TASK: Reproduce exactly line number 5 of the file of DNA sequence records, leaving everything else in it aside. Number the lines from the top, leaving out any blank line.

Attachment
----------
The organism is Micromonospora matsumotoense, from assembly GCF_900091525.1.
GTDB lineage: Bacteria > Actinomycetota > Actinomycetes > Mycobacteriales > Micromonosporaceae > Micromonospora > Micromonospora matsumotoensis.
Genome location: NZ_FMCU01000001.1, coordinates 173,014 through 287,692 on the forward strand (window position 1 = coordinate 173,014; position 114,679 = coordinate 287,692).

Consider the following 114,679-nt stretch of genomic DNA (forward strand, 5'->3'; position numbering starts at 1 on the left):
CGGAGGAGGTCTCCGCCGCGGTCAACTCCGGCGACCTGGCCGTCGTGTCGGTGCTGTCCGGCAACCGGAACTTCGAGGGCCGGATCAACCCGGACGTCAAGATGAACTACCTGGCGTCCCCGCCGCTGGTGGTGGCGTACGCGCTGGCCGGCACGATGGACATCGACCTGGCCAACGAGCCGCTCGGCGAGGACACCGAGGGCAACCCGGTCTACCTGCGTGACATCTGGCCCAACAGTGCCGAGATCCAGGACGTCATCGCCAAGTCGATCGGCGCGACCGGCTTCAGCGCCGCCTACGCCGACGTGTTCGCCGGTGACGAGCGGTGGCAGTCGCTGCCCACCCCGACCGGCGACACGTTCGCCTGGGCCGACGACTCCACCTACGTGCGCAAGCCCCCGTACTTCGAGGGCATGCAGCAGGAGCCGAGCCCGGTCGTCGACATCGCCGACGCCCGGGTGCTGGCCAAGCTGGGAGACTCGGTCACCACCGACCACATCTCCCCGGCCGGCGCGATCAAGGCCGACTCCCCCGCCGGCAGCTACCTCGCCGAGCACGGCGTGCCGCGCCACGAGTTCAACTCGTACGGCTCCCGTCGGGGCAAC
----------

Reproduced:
CGGAGGAGGTCTCCGCCGCGGTCAACTCCGGCGACCTGGCCGTCGTGTCGGTGCTGTCCGGCAACCGGAACTTCGAGGGCCGGATCAACCCGGACGTCAAGATGAACTACCTGGCGTCCCCGCCGCTGGTGGTGGCGTACGCGCTGGCCGGCACGATGGACATCGACCTGGCCAACGAGCCGCTCGGCGAGGACACCGAGGGCAACCCGGTCTACCTGCGTGACATCTGGCCCAACAGTGCCGAGATCCAGGACGTCATCGCCAAGTCGATCGGCGCGACCGGCTTCAGCGCCGCCTACGCCGACGTGTTCGCCGGTGACGAGCGGTGGCAGTCGCTGCCCACCCCGACCGGCGACACGTTCGCCTGGGCCGACGACTCCACCTACGTGCGCAAGCCCCCGTACTTCGAGGGCATGCAGCAGGAGCCGAGCCCGGTCGTCGACATCGCCGACGCCCGGGTGCTGGCCAAGCTGGGAGACTCGGTCACCACCGACCACATCTCCCCGGCCGGCGCGATCAAGGCCGACTCCCCCGCCGGCAGCTACCTCGCCGAGCACGGCGTGCCGCGCCACGAGTTCAACTCGTACGGCTCCCGTCGGGGCAAC